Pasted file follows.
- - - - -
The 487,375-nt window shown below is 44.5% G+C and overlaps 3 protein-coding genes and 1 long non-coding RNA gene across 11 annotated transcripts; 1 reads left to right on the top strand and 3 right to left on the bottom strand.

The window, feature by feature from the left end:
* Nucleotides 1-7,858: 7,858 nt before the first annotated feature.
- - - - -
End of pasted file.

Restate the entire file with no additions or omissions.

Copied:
The 487,375-nt window shown below is 44.5% G+C and overlaps 3 protein-coding genes and 1 long non-coding RNA gene across 11 annotated transcripts; 1 reads left to right on the top strand and 3 right to left on the bottom strand.

The window, feature by feature from the left end:
* Nucleotides 1-7,858: 7,858 nt before the first annotated feature.